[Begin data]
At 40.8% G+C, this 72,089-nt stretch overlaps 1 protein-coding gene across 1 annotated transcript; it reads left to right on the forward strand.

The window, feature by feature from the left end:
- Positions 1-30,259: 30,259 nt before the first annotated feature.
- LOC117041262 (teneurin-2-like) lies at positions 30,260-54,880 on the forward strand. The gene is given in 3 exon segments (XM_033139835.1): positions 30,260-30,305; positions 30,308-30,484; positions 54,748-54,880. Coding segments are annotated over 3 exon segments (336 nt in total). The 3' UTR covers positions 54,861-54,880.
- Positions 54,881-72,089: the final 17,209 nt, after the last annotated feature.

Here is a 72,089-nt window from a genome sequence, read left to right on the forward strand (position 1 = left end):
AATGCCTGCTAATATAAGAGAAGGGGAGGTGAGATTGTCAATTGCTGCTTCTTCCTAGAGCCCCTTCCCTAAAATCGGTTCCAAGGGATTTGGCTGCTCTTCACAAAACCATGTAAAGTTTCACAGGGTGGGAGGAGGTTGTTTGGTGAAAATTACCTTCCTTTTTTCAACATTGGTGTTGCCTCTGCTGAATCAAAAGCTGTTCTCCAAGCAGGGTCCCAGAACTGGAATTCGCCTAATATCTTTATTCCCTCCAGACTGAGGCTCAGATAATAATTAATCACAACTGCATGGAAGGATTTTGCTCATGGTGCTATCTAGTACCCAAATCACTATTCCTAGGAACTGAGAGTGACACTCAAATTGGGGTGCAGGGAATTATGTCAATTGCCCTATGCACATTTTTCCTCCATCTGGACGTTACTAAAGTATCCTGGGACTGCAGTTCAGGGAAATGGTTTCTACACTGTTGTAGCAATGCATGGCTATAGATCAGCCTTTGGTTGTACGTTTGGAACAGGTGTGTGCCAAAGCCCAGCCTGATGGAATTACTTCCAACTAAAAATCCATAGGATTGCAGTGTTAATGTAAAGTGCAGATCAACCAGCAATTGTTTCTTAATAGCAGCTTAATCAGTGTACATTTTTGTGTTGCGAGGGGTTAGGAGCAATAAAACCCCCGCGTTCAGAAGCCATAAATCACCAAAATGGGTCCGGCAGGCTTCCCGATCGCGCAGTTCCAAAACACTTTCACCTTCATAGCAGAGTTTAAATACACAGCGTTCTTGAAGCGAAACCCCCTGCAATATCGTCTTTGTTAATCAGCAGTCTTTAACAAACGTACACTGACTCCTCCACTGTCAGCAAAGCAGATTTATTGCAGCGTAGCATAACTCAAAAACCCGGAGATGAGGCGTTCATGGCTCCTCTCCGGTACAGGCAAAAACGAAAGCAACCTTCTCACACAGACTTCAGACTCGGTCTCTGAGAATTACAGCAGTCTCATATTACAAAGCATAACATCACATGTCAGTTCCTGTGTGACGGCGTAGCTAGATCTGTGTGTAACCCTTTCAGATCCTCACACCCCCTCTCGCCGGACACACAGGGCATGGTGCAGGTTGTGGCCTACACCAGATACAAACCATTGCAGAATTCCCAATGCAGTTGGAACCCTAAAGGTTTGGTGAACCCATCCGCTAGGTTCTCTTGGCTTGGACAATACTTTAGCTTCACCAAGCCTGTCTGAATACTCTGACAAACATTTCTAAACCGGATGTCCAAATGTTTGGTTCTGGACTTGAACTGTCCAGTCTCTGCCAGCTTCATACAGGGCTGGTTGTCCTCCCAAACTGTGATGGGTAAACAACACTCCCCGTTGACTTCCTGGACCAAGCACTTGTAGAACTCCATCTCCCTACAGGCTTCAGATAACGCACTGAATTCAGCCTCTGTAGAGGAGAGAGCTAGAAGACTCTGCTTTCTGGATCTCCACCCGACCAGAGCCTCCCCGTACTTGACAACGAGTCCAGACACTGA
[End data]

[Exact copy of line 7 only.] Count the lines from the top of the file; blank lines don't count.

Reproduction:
AATGCCTGCTAATATAAGAGAAGGGGAGGTGAGATTGTCAATTGCTGCTTCTTCCTAGAGCCCCTTCCCTAAAATCGGTTCCAAGGGATTTGGCTGCTCTTCACAAAACCATGTAAAGTTTCACAGGGTGGGAGGAGGTTGTTTGGTGAAAATTACCTTCCTTTTTTCAACATTGGTGTTGCCTCTGCTGAATCAAAAGCTGTTCTCCAAGCAGGGTCCCAGAACTGGAATTCGCCTAATATCTTTATTCCCTCCAGACTGAGGCTCAGATAATAATTAATCACAACTGCATGGAAGGATTTTGCTCATGGTGCTATCTAGTACCCAAATCACTATTCCTAGGAACTGAGAGTGACACTCAAATTGGGGTGCAGGGAATTATGTCAATTGCCCTATGCACATTTTTCCTCCATCTGGACGTTACTAAAGTATCCTGGGACTGCAGTTCAGGGAAATGGTTTCTACACTGTTGTAGCAATGCATGGCTATAGATCAGCCTTTGGTTGTACGTTTGGAACAGGTGTGTGCCAAAGCCCAGCCTGATGGAATTACTTCCAACTAAAAATCCATAGGATTGCAGTGTTAATGTAAAGTGCAGATCAACCAGCAATTGTTTCTTAATAGCAGCTTAATCAGTGTACATTTTTGTGTTGCGAGGGGTTAGGAGCAATAAAACCCCCGCGTTCAGAAGCCATAAATCACCAAAATGGGTCCGGCAGGCTTCCCGATCGCGCAGTTCCAAAACACTTTCACCTTCATAGCAGAGTTTAAATACACAGCGTTCTTGAAGCGAAACCCCCTGCAATATCGTCTTTGTTAATCAGCAGTCTTTAACAAACGTACACTGACTCCTCCACTGTCAGCAAAGCAGATTTATTGCAGCGTAGCATAACTCAAAAACCCGGAGATGAGGCGTTCATGGCTCCTCTCCGGTACAGGCAAAAACGAAAGCAACCTTCTCACACAGACTTCAGACTCGGTCTCTGAGAATTACAGCAGTCTCATATTACAAAGCATAACATCACATGTCAGTTCCTGTGTGACGGCGTAGCTAGATCTGTGTGTAACCCTTTCAGATCCTCACACCCCCTCTCGCCGGACACACAGGGCATGGTGCAGGTTGTGGCCTACACCAGATACAAACCATTGCAGAATTCCCAATGCAGTTGGAACCCTAAAGGTTTGGTGAACCCATCCGCTAGGTTCTCTTGGCTTGGACAATACTTTAGCTTCACCAAGCCTGTCTGAATACTCTGACAAACATTTCTAAACCGGATGTCCAAATGTTTGGTTCTGGACTTGAACTGTCCAGTCTCTGCCAGCTTCATACAGGGCTGGTTGTCCTCCCAAACTGTGATGGGTAAACAACACTCCCCGTTGACTTCCTGGACCAAGCACTTGTAGAACTCCATCTCCCTACAGGCTTCAGATAACGCACTGAATTCAGCCTCTGTAGAGGAGAGAGCTAGAAGACTCTGCTTTCTGGATCTCCACCCGACCAGAGCCTCCCCGTACTTGACAACGAGTCCAGACACTGA